LABy Lord Ashcroft KCMG PC. Follow Lord Ashcroft on Twitter.

It is sometimes remarked that the centre ground of
politics is not the same thing as the common ground. There is some truth in
this. Overall, most people want to vote for parties that seem
sensibly moderate rather than those that have veered too far one way or
the other, but this does not mean that on any given issue – crime, immigration,
the NHS – the centre of gravity of public opinion is always in the middle of
the spectrum.

Yet politicians should beware of using this argument as
an excuse to pursue preoccupations of their own which few voters share. A good
example of this occurred at the end of June in the form of the so-called
Alternative Queen’s Speech, a raft of measures (why do measures always arrive
on rafts?) put forward by a number of Tory backbenchers which are, according to
Peter Bone MP, designed to “recapture the common ground, where most views are”.

I decided to put this contention to the test in a poll.
As I suspected, it turns out that many of the proposed new laws cover
ground which is neither central nor common.

Mr Bone’s favourite among this assortment of “true blue
bills” is the proposal to name the August Bank Holiday “Margaret Thatcher Day”.
Unfortunately it is also the least popular. Only 13% of voters thought this was
a good idea (and only 9% of those who were told the idea had been put forward
by Conservative MPs); two thirds did not. Even Tory voters disagreed with the
policy by a margin of 23 points.

The idea of allowing employees to opt out of the minimum
wage was also strikingly unpopular, with only 23% agreeing. The suggestion of
abolishing the Department of Energy and Climate Change won over a full quarter
of the electorate, while privatising the BBC amassed the support of 28%. Less
than a third also approved of scrapping the office of Deputy Prime Minister and
ending subsidies to wind farms.

I make no particular judgment on whether these are good
ideas or not, or whether they constitute the “proper conservative policies”
that Mr Bone and his colleagues claim (though it is at least debatable in some
cases, such as banning the burka – how many Tories entered politics in order to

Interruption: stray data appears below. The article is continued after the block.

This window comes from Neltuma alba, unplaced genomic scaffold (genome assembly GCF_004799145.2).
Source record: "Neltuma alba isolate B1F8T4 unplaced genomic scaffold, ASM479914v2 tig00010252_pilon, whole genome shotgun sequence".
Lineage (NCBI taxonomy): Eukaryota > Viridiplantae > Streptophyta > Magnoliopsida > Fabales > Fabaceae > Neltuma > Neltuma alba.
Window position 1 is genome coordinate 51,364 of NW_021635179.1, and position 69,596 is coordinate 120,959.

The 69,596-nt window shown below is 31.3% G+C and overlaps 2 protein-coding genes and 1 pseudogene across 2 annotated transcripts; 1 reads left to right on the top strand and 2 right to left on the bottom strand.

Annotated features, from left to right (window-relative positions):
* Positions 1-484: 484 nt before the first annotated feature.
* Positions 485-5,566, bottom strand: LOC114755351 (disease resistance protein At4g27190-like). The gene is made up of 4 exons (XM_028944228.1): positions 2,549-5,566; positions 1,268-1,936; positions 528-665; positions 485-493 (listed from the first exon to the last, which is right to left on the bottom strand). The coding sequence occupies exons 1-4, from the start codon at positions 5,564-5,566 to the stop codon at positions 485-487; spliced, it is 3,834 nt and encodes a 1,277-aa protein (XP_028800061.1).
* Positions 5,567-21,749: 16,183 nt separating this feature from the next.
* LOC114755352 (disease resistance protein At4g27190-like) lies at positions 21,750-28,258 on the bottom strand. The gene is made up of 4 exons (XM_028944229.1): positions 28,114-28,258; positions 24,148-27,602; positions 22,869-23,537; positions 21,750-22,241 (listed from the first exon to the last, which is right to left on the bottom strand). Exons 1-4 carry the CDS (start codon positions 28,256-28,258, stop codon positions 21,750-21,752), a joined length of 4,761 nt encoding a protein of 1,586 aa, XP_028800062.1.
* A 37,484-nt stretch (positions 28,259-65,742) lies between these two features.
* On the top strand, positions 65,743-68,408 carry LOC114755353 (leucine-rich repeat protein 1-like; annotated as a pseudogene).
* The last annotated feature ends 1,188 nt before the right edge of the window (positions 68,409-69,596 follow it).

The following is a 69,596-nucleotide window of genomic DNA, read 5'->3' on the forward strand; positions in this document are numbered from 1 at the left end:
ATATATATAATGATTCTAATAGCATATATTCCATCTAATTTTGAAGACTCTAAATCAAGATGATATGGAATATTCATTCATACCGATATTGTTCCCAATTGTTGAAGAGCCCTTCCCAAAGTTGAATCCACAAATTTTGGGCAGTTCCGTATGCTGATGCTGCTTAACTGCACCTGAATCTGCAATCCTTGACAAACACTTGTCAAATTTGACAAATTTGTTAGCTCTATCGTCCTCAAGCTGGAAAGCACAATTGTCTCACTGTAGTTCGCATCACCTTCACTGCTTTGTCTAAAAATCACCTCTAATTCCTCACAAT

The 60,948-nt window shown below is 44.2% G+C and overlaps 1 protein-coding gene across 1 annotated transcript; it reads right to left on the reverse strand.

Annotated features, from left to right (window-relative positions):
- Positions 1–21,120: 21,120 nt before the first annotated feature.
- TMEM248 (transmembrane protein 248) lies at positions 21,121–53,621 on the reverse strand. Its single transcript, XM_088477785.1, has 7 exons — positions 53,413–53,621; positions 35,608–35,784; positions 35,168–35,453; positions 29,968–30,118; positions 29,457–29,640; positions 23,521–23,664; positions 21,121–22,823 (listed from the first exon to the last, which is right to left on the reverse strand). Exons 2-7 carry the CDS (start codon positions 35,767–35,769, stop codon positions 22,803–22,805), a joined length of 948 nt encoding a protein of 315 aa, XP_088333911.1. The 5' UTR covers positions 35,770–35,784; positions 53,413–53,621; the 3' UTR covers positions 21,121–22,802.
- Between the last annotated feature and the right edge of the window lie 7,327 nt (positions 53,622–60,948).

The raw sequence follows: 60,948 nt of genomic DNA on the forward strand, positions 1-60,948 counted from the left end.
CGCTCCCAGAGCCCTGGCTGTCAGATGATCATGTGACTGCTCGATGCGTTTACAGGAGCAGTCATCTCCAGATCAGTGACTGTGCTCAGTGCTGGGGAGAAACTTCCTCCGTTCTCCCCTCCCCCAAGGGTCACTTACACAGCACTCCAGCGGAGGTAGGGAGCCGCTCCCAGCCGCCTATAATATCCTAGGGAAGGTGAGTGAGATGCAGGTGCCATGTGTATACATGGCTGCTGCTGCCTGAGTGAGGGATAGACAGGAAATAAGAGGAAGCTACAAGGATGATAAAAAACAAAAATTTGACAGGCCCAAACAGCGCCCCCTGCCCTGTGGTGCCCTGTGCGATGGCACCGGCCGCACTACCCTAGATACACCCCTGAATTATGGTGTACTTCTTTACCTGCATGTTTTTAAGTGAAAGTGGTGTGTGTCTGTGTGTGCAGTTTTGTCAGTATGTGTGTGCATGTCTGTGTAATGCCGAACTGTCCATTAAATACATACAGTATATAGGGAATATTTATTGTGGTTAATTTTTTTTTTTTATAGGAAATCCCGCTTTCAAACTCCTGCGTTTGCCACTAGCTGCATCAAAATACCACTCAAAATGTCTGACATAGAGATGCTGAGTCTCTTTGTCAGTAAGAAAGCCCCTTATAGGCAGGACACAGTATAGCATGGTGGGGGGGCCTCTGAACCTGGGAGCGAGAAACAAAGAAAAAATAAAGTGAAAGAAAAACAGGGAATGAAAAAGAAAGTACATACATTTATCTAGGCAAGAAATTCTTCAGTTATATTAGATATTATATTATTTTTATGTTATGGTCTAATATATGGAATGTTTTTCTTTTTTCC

tell people what to wear?) The point is that these proposals are supposed to be
surpassingly popular, the antidote to compromise and muddle, the “mish-mash of
inconsistent ideas that satisfy no-one”.

Yet at least as instructive as the proportion of people
agreeing with each proposal is the number who could not rouse themselves to an
opinion one way or the other. For example, some (actually 39%, I can reveal)
supported removing some of the UK’s waters from the Common Fisheries Policy,
but nearly half had no view either way.

In equal first place with the fisheries proposal on what
I have termed the ‘Meh Index’ is scrapping the DPM’s office, on which 48% had
no opinion, slightly more than the 45% who were unexercised by the continued
existence, or otherwise, of DECC. This equals the Meh Index score for requiring
developers to hand over residential roads to local authorities within certain
periods of time (my personal favourite among these election-winning People’s

Only 38% approved of the proposal to withdraw Britain
immediately from the EU. Perhaps surprisingly, one third of respondents had no
opinion on this – a further reminder that the most hotly contested issues in
Westminster often provoke rather less passion in the country at large.

That is not to say all the measures on the raft were
dismissed. More than three quarters  supported various ideas on welfare,
immigration and crime, rising to 90% for making sure offenders committing the
same offence for a second or third time serve longer sentences than they did
for their original conviction. Ensuring prisoners serve the full sentence
handed down by the court and deporting foreign offenders also met very wide

Though there may be merit in these ideas, we would be
foolish to rely on them as our main campaign themes, however popular they may
be in the abstract. It is notable that for all these more broadly supported
policies, as for most of the proposals on the list, support was measurably
lower among the half of respondents who were told the ideas came from Tories.

Winning in 2015 will mean more than devising the most
eye-catching ways of clamping down on criminals and foreigners. We certainly
need to deliver on immigration, crime and welfare reform, but it is at least as
important for the Tories to be a competent and united party of government that
can be trusted on the economy and public services (which, incidentally, merited
scarcely a mention in the Alternative Queen’s Speech). Rather than play fantasy
politics we need to respond to the country's anxieties and aspirations, not
least those of people who may never have voted Conservative before. 

That ought to be common ground.

(Click table for larger version)

> 2,013 adults were interviewed online between 28 and 30 June 2013. Visit
for the full poll results and to sign up for news alerts.